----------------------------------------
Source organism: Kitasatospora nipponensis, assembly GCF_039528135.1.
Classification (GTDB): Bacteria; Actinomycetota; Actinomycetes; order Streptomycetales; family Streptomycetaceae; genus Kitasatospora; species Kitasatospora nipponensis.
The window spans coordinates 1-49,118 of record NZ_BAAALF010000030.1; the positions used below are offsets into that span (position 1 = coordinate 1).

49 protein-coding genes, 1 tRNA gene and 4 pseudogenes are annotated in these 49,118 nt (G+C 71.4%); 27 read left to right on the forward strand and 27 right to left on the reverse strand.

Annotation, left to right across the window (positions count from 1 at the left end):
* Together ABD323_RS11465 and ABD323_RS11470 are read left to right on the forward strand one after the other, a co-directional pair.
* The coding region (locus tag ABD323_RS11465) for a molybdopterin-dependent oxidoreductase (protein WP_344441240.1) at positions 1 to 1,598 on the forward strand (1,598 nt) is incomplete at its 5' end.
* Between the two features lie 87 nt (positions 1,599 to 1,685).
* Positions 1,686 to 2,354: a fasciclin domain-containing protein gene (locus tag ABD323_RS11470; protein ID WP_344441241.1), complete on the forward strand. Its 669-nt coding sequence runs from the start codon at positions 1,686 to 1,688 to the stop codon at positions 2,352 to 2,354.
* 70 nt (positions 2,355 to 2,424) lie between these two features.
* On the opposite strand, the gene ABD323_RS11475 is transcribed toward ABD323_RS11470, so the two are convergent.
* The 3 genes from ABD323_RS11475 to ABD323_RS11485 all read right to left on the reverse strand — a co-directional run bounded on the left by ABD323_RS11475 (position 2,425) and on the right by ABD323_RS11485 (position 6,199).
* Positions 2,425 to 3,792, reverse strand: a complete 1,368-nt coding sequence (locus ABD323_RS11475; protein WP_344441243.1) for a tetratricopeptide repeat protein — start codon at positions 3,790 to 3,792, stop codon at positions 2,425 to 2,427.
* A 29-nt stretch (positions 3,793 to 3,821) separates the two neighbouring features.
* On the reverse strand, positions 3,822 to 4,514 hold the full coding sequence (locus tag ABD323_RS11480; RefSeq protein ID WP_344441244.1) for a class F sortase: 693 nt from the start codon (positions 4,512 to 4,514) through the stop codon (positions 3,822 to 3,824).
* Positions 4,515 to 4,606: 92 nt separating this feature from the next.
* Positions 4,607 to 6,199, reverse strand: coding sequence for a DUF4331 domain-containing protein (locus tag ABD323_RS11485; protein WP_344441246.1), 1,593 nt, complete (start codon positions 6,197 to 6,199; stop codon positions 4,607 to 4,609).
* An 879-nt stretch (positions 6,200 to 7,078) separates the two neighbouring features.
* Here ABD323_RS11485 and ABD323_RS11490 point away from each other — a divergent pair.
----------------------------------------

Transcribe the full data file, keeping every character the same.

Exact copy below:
Source organism: Kitasatospora nipponensis, assembly GCF_039528135.1.
Classification (GTDB): Bacteria; Actinomycetota; Actinomycetes; order Streptomycetales; family Streptomycetaceae; genus Kitasatospora; species Kitasatospora nipponensis.
The window spans coordinates 1-49,118 of record NZ_BAAALF010000030.1; the positions used below are offsets into that span (position 1 = coordinate 1).

49 protein-coding genes, 1 tRNA gene and 4 pseudogenes are annotated in these 49,118 nt (G+C 71.4%); 27 read left to right on the forward strand and 27 right to left on the reverse strand.

Annotation, left to right across the window (positions count from 1 at the left end):
* Together ABD323_RS11465 and ABD323_RS11470 are read left to right on the forward strand one after the other, a co-directional pair.
* The coding region (locus tag ABD323_RS11465) for a molybdopterin-dependent oxidoreductase (protein WP_344441240.1) at positions 1 to 1,598 on the forward strand (1,598 nt) is incomplete at its 5' end.
* Between the two features lie 87 nt (positions 1,599 to 1,685).
* Positions 1,686 to 2,354: a fasciclin domain-containing protein gene (locus tag ABD323_RS11470; protein ID WP_344441241.1), complete on the forward strand. Its 669-nt coding sequence runs from the start codon at positions 1,686 to 1,688 to the stop codon at positions 2,352 to 2,354.
* 70 nt (positions 2,355 to 2,424) lie between these two features.
* On the opposite strand, the gene ABD323_RS11475 is transcribed toward ABD323_RS11470, so the two are convergent.
* The 3 genes from ABD323_RS11475 to ABD323_RS11485 all read right to left on the reverse strand — a co-directional run bounded on the left by ABD323_RS11475 (position 2,425) and on the right by ABD323_RS11485 (position 6,199).
* Positions 2,425 to 3,792, reverse strand: a complete 1,368-nt coding sequence (locus ABD323_RS11475; protein WP_344441243.1) for a tetratricopeptide repeat protein — start codon at positions 3,790 to 3,792, stop codon at positions 2,425 to 2,427.
* A 29-nt stretch (positions 3,793 to 3,821) separates the two neighbouring features.
* On the reverse strand, positions 3,822 to 4,514 hold the full coding sequence (locus tag ABD323_RS11480; RefSeq protein ID WP_344441244.1) for a class F sortase: 693 nt from the start codon (positions 4,512 to 4,514) through the stop codon (positions 3,822 to 3,824).
* Positions 4,515 to 4,606: 92 nt separating this feature from the next.
* Positions 4,607 to 6,199, reverse strand: coding sequence for a DUF4331 domain-containing protein (locus tag ABD323_RS11485; protein WP_344441246.1), 1,593 nt, complete (start codon positions 6,197 to 6,199; stop codon positions 4,607 to 4,609).
* An 879-nt stretch (positions 6,200 to 7,078) separates the two neighbouring features.
* Here ABD323_RS11485 and ABD323_RS11490 point away from each other — a divergent pair.